Wednesday, September 1, 2010

Charity of the Month - Modest was started by a professor at the college Mr. and Mrs. Roy attended. Here is an article that appeared in an Arizona newspaper a while back explaining what they do and how they do it. Just so you'll know, they do what they do better than just about anybody else!  You can click on the link to the right to help - PLEASE. 

In an economic downturn, more people may find themselves robbing Peter to pay Paul.

When people have neither a Peter nor a Paul in their life, they may turn to Modest Needs (, a Web-based charity dedicated to the financial needs of the working poor.

Six-year-old Modest Needs typically cuts checks for a few hundred dollars at a time to people facing unplanned expenses or as high as $1,000 for such one-time needs as getting the car fixed.

Site founder Keith Taylor said that though many people have enough money to cover basic needs, their savings can be meager. So when an emergency crops up - long-term illness, malfunctioning air-conditioner, a broken pipe - they can be thrown into a cycle of poverty.

"A single mother making $27,000 a year - which is nothing - who would not qualify for any state or federal help because she makes too much money is our ideal applicant," Taylor said.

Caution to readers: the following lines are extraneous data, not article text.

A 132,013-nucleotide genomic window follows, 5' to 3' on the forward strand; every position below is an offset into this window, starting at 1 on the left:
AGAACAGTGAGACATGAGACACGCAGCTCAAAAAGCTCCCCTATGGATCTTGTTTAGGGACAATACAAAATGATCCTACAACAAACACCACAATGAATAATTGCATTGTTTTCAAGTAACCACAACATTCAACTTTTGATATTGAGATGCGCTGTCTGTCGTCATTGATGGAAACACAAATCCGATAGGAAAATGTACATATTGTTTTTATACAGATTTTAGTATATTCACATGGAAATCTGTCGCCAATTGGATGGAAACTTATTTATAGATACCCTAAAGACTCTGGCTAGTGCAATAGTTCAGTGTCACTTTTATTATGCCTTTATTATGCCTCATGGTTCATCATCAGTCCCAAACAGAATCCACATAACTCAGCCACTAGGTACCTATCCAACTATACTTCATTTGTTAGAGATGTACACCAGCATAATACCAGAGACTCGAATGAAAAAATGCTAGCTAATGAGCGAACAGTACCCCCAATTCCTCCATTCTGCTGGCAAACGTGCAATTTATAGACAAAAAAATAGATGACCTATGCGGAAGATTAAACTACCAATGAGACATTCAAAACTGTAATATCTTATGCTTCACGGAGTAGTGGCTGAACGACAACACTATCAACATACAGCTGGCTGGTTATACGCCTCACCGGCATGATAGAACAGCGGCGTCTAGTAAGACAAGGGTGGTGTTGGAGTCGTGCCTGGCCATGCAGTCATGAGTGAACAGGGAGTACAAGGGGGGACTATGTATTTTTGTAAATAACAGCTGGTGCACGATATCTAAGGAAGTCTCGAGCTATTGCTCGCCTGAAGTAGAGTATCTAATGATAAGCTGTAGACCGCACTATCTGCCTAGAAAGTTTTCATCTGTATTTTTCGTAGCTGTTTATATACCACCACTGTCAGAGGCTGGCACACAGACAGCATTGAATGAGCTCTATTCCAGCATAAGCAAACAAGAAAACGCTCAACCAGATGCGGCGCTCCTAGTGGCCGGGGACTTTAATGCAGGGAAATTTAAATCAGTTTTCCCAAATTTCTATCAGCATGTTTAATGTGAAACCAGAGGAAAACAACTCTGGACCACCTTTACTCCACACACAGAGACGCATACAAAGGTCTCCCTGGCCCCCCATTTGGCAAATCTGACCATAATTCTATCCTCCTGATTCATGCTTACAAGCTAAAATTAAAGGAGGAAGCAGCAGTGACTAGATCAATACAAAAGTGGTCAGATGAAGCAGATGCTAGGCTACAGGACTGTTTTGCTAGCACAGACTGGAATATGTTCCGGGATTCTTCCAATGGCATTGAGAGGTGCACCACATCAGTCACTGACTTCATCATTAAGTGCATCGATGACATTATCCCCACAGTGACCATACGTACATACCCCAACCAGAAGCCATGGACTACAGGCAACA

Taylor said the idea stemmed from his college days and how family and friends helped him out financially when an unexpected expense cropped up. If he were wealthy one day, he recalled thinking, he would help those in similar need.

"Then it occurred to me that the people who helped me those two or three times I needed it weren't wealthy, they were just kind," he said.

People in difficult financial circumstances may post their hard-luck stories on Modest Needs, where visitors may choose to contribute (donations start at $1 and can range into the hundreds). When enough money is donated to meet an applicant's need, Modest Needs sends a check to the individual, organization or business that posted the plea.

Anna Schaefer, 54, sought the generosity of strangers in May when she found herself and her two sons, ages 19 and 14, facing eviction. Months before, she had moved to Phoenix from St. Paul, Minn., because doctors thought the warm, dry weather would help her recover from car-accident injuries. Just before the move, Schaefer was faced with a $1,000-plus car-repair bill.

"That set us back," Schaefer said. "Then we get down here and I thought I'd get a job real easy, and my 19-year-old, too. We haven't. We didn't know the economy was going to do what it did. I started to panic, and I couldn't pay the May rent."

She posted her story on Modest Needs and read other stories. There was a Colorado mother of two small children who had lost her job and was about to be evicted. "So I sent her $10," Schaefer said. "I thought, what am I doing? You need to put food on your own table, but I hoped to pay it forward and that it would come back to me."

Schaefer watched as the online contributions to her request grew. Within a week or two, strangers had donated more than $1,000, covering her late rent.